Artemis is the name of NASA's program to return astronauts to the lunar surface by 2024. This time, a woman will be included in the two-man crew. NASA will collaborate with commercial and international partners to establish a sustainable base for further exploration of the moon by the end of the decade. This knowledge and experience should allow for the second part of the Artemis program, namely, to send astronauts to Mars/
The program will test NASA’s deep space transportation system, including (at present) the Orion spacecraft, SLS rocket, Gateway, the HLS, and the Exploration Ground Systems (EGS) facilities that include a modernized spaceport. According to NASA, the Orion spacecraft, powered by a service module provided by ESA (the European Space Agency), has been specifically designed for deep space human operations for up to four crew. The SLS rocket is the human-rated heavy-lift rocket designed to launch Orion and send it on missions to the Moon.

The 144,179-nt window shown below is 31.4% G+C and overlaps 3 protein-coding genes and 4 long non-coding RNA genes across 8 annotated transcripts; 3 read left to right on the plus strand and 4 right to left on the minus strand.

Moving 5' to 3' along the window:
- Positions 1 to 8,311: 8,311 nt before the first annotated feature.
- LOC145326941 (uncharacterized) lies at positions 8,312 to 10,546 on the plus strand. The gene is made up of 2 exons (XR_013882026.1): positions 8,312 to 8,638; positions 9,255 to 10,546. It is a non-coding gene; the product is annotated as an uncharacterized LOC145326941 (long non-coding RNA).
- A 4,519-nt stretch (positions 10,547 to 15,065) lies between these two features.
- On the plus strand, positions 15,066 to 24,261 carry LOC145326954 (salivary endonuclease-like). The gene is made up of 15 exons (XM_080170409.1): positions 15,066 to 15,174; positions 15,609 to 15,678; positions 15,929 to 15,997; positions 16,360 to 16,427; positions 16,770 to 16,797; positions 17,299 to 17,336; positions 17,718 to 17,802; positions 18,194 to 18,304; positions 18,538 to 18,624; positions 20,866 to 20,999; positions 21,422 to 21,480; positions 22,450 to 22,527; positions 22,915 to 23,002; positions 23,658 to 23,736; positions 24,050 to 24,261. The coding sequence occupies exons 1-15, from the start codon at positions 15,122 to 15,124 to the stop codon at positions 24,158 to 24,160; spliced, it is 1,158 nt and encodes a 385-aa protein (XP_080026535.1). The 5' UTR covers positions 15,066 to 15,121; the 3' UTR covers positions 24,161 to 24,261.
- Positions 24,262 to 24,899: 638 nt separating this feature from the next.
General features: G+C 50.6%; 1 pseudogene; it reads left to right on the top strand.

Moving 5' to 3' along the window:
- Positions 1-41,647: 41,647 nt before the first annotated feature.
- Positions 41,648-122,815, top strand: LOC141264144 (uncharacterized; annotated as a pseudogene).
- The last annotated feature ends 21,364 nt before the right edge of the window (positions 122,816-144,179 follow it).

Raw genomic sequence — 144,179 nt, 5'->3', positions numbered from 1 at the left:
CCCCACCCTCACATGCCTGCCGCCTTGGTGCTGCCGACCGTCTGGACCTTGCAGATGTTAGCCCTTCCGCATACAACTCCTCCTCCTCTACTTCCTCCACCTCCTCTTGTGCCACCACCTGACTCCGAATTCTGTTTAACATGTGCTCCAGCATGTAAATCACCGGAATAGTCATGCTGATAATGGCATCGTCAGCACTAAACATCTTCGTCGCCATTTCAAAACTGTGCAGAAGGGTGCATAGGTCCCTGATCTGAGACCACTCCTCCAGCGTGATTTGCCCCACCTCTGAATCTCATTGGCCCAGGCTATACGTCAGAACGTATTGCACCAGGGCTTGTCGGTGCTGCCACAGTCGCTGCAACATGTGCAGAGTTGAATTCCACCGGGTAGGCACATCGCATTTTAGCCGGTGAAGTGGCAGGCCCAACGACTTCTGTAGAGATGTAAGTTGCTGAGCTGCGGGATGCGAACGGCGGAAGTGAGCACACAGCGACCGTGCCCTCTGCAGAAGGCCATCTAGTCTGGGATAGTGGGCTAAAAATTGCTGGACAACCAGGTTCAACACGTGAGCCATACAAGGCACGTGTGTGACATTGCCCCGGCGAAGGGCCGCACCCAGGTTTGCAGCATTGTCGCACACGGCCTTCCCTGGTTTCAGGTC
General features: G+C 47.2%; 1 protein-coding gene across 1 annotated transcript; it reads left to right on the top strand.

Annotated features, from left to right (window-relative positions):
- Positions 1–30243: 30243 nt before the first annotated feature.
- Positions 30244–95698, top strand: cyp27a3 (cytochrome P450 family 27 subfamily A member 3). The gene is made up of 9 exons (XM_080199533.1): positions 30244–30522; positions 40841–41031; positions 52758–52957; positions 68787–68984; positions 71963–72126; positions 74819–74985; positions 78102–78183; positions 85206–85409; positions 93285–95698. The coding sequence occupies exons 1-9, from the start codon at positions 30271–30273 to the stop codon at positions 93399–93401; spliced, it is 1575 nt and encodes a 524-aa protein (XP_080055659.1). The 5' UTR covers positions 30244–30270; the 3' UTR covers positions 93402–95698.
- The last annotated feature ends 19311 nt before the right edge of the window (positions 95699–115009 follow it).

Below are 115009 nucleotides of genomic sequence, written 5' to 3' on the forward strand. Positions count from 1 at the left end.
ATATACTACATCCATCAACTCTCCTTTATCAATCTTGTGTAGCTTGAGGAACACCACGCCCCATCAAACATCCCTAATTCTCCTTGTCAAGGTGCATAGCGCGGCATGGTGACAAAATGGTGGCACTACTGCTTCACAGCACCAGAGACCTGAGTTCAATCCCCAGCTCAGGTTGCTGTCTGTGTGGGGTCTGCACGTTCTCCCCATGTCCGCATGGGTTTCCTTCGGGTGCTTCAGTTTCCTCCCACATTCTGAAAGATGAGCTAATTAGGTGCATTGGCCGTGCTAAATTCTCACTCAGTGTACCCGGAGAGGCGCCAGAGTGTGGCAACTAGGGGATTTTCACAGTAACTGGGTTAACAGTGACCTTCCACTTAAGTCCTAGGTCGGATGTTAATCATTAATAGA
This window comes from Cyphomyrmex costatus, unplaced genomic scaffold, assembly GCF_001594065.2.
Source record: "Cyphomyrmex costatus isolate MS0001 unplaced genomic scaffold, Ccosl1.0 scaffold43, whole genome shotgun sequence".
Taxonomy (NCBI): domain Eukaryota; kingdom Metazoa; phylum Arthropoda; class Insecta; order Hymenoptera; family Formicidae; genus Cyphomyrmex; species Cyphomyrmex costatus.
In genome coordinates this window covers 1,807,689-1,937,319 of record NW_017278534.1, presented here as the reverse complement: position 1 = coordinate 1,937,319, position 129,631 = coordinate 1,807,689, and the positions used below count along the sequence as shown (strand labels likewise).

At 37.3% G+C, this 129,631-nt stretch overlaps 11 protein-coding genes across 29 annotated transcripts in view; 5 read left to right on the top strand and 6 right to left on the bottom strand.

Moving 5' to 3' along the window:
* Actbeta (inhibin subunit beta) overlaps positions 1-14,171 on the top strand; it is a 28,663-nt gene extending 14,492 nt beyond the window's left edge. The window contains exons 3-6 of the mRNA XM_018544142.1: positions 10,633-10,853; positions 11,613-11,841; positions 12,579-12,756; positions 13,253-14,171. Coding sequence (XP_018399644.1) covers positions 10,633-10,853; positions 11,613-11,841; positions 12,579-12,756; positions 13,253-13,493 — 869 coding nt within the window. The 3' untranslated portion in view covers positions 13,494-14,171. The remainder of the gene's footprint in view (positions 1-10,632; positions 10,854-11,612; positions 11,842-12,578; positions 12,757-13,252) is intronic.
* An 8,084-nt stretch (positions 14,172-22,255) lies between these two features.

At the start of 2020, NASA conducted an assessment of the management and integration across programs, schedule risks, technical risks, technical systems engineering integration, and test program thoroughness. The results indicated that the Artemis III approach that was baselined for the original 2028 landing timeline—and therefore the schedule to meet the goal of landing the first woman and next man on the Moon by 2024—was significantly dependent on new technology maturation. Based on the findings, NASA is conducting studies with the HLS vendors to investigate where high technology readiness systems may improve schedule for Artemis III.